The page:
Practice Tip: A plan sponsor can guard itself against forum shopping and the possibility of litigating in a disadvantageous venue by drafting a clear and unambiguous forum selection clause in the plan documents.  

4. Preemption

ERISA defendants can often rely upon the statute’s most distinctive feature: its broad preemption provision, which provides that ERISA supersedes “any and all State laws” relating to “any employee benefit plan” covered and not exempted by the statute. ERISA § 514 (defining “State law” as “all laws, decisions, rules, regulations, or other State action having the effect of law, of any State.”).  

Demonstrating the breadth of the preemption provision, courts have found that ERISA preempts not only state statutes relating to an employee health or benefit plan, but also state common law theories of recovery. Aetna Health, Inc. v. Davila, 542 U.S. 200, 216 (2004) (finding that any state law claim based on the terms of a plan is preempted). Moreover, in some limited circumstances, courts have even deemed it appropriate to develop ERISA-based federal common law. See, e.g., UIU Severance Pay Trust Fund v. Local Union No. 18–U, United Steelworkers of America, 998 F.2d 509, 512 (7th Cir. 1993) (noting that ERISA remedies may be supplemented by a federal common law remedy for restitution).

Practice Tip: While preemption is a critical ERISA-based defense, it’s important to remember that, according to many courts, ERISA preemption is not a basis for dismissal of a preempted state law claim. See, e.g., Bartholet v. Reishauer A.G., 953 F.2d 1073, 1077-78 (7th Cir. 1992). In such cases, the proper course of action is to remove the claims to federal court, but construe the state law claims as presenting ERISA claims to be resolved at the summary judgment stage.

5. Firestone Deference

Finally, a crucial defense to any benefits claim is ensuring the application of so-called “Firestone deference.” In Firestone Tire & Rubber Co. v. Bruch, 489 U.S. 101 (1989), the United States Supreme Court endorsed provisions within an ERISA plan that gave the plan administrator absolute discretion in interpreting and applying the plan’s terms and determining eligibility for benefits. Thus, so long as “Firestone” language appears in the plan, judicial review of a benefits denial is limited to whether the plan administrator acted “arbitrarily and capriciously” — i.e., a highly deferential standard of review intended to prevent only the most clear and egregious errors. By contrast, if Firestone language does not appear in the plan, a court may engage in the highest degree of scrutiny — de novo review — which permits review of even the smallest errors.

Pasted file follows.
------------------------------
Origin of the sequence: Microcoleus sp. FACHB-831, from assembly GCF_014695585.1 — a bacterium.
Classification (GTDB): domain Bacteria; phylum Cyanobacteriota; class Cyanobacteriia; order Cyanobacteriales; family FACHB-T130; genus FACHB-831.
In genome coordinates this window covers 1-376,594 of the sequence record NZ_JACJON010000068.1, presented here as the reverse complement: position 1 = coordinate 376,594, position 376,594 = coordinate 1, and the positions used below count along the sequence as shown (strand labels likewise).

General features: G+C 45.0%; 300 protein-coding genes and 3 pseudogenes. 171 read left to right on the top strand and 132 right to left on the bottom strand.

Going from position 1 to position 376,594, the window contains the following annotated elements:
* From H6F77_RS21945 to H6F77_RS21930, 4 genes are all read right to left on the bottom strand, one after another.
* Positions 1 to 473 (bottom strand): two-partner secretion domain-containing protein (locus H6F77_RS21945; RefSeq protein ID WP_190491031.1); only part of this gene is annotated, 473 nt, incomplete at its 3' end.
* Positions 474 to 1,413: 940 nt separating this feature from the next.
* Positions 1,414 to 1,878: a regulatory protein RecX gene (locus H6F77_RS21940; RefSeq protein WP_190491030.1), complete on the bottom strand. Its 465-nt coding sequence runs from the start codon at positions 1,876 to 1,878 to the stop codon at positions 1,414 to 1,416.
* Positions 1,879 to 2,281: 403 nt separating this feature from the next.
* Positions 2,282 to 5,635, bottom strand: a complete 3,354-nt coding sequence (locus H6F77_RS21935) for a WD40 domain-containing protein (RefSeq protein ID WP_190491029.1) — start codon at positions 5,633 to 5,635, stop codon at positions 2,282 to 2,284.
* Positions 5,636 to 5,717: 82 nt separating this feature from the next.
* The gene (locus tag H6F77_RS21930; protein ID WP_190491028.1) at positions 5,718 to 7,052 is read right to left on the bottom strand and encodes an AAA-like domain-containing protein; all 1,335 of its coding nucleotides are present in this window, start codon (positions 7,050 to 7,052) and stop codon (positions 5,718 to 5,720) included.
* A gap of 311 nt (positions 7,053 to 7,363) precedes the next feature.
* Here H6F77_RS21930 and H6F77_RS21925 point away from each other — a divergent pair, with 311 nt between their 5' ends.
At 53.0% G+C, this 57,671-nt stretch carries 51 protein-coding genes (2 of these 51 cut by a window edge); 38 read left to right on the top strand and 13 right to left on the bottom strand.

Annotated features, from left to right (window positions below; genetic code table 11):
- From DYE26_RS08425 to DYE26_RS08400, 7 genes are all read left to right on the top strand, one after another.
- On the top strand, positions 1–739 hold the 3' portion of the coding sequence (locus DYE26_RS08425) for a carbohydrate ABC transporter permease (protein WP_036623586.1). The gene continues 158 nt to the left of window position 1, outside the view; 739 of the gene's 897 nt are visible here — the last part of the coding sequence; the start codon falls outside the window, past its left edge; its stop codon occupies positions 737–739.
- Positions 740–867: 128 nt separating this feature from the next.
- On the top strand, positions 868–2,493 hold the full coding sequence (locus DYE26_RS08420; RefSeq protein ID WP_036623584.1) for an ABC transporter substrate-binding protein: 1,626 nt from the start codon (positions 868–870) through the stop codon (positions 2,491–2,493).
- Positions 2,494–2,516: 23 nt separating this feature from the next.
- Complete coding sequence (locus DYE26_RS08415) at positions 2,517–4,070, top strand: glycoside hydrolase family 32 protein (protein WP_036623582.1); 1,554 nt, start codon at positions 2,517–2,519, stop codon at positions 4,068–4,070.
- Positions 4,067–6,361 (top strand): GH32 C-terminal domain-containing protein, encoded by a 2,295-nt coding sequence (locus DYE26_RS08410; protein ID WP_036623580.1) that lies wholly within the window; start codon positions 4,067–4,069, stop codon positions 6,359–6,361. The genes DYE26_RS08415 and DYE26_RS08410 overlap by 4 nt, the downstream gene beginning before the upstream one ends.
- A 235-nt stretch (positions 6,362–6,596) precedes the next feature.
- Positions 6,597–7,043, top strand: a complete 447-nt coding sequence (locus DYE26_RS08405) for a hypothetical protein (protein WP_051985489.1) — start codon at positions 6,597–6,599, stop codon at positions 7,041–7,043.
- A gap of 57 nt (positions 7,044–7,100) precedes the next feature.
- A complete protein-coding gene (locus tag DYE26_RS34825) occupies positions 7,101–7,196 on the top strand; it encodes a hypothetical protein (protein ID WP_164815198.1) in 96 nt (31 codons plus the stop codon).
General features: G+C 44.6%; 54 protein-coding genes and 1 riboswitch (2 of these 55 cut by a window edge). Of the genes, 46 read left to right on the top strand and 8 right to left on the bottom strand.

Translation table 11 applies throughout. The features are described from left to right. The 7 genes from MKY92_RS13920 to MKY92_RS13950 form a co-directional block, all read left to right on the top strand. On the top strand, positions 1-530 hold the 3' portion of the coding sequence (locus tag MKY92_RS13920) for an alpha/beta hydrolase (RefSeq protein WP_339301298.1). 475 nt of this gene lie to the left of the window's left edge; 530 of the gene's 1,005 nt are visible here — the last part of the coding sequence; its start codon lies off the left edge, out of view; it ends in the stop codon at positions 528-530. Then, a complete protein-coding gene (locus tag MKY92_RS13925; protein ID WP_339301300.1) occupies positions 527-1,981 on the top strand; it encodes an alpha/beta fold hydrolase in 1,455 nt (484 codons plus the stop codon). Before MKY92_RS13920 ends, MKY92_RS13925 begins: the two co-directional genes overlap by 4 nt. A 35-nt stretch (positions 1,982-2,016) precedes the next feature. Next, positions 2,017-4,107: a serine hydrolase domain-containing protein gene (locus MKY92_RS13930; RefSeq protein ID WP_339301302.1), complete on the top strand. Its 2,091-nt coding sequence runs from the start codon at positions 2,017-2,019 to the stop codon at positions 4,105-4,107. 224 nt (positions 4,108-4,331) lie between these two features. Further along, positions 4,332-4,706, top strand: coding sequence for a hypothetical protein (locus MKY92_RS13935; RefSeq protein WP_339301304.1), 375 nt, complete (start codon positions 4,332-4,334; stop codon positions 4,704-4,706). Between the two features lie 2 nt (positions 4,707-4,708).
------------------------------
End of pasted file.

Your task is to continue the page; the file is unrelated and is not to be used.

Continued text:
Practice Tip: By including enforceable Firestone language in plan documents, a plan sponsor can ensure that a plan administrator’s benefits decision is granted appropriate judicial deference if litigation arises.

Conclusion

Frequently described by practitioners and courts as an “enormously complex” and “reticulated” statute, ERISA inherently generates numerous pitfalls for the unwary (litigants and non-litigants alike). Following some of these practice tips may assist in mitigating litigation costs and time. For those in litigation, these defenses may be the first line of argument.